A founding member of the P&D (Pattern and Decoration) movement of the 1970s, Robert Zakanitch made a series called “Hanging Gardens,” 2011–, for this exhibition, producing ten paintings in gouache on paper in the same large size, eight by five feet, as well as a handful of smaller pieces. In each work, a curtain of flowers—wisteria, honeysuckle, apricot—runs from top to bottom of the paper. At the top there is always some kind of architectural structure—a frieze, a scroll, an ironwork grid—that hides the flowers a little, sometimes blotting them out, sometimes just making

  • “Max Kozloff: Critic and Photographer”

    Max Kozloff should be well known to longtime Artforum readers, as he has written for the magazine on and off since 1964 and most recently just last September. In the mid-1970s, when he spent some years as Artforum’s executive editor, he began to focus his writing on photography, and at around the same time he became a photographer himself. Now the Art Institute of Chicago is presenting a show of around eighty of his pictures. Also on hand will be a selection of Kozloff’s essays and a group of works by photographers about whom he has written, providing an unusual

  • Thomas McEvilley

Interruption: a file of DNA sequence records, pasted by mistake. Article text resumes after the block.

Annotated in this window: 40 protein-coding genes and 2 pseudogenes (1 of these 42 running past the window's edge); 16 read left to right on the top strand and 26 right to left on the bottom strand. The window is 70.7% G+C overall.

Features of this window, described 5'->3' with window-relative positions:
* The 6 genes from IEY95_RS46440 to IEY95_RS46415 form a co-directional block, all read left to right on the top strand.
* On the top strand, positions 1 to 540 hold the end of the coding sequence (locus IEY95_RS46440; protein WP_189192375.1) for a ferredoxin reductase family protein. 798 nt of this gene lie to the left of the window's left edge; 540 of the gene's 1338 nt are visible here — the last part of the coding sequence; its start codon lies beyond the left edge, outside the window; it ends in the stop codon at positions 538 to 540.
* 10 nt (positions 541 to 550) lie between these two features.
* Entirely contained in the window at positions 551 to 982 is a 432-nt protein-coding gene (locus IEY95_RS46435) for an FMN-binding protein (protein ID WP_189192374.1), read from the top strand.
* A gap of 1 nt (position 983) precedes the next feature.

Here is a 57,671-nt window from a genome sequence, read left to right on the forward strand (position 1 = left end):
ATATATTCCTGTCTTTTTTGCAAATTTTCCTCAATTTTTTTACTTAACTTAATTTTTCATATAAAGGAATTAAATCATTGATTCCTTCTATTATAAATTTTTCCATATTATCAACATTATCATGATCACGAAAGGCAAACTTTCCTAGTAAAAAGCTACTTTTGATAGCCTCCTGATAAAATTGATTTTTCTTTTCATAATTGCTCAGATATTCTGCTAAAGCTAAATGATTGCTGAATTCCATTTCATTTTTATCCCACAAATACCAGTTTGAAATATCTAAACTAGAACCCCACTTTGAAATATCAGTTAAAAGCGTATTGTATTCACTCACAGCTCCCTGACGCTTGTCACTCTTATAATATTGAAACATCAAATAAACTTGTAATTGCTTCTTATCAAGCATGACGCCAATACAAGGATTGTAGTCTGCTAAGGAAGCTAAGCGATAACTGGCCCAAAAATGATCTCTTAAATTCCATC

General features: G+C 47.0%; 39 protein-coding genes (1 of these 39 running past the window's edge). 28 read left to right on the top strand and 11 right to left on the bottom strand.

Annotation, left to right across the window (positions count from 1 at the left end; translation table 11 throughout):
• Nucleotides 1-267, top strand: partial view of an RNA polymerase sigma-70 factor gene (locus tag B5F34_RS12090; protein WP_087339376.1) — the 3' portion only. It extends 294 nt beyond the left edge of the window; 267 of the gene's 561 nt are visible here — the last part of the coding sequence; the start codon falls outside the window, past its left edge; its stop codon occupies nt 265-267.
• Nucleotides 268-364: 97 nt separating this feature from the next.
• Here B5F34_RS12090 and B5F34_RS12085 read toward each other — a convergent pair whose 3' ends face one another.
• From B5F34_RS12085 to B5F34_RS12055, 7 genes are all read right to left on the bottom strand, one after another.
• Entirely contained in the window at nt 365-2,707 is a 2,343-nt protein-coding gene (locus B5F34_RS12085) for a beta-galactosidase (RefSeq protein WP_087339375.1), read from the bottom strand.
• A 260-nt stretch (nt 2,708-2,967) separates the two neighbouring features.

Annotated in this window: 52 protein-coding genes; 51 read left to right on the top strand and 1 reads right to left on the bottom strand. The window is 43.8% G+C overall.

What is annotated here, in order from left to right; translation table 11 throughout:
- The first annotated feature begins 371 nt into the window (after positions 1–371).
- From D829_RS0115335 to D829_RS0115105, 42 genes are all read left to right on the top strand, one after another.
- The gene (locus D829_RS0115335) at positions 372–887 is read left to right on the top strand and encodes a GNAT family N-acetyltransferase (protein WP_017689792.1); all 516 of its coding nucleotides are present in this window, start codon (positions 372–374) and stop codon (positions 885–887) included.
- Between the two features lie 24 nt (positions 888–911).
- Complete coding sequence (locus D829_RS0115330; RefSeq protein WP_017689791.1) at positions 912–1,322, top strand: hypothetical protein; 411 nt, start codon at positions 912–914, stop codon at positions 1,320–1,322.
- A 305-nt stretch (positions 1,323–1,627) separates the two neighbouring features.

THOMAS MCEVILLEY’S most widely remembered appearances in Artforum, to which he contributed often between 1981 and 1997, must be his essay “Doctor Lawyer Indian Chief” of November 1984 and his ensuing exchange of letters with William Rubin and Kirk Varnedoe, curators of the “Primitivism” show at the Museum of Modern Art, New York, that had been the essay’s subject. Anyone not around at the time, almost thirty years ago now, may find it hard to imagine how intense was the argument around those texts, and how wide the fallout, and how both outrageous and courageous they seemed in the

  • Marisa Merz

    Marisa Merz’s name is better known than her work is, at least in the United States. A founding figure of Arte Povera and its only woman artist, she began to exhibit in Italy in the late 1960s, but her first solo show in New York—or anywhere in this country, for that matter—didn’t come until 1994 and was followed by a bare handful of repeats. Her last show in this city, in 2010, contained all of two pieces, and the one before that was back in 2006, so many in New York will have had little direct exposure to her. This may be in part her own doing: She has a reputation as an artist whose

  • Tacita Dean

    Though best known as a filmmaker, Tacita Dean works in a variety of media, including chalk drawings executed on blackboards at large scale. Last year, after a ten-year pause in making such drawings, Dean decided to produce a suite of them as her contribution to the Documenta 13 exhibition in Kassel, where they were installed not in the show’s main exhibition halls but in an off-site space, a onetime bank building appropriated by the Documenta team for the occasion. These were the works Dean brought to New York for her recent show: six drawings of the mountains of the Hindu Kush, the storied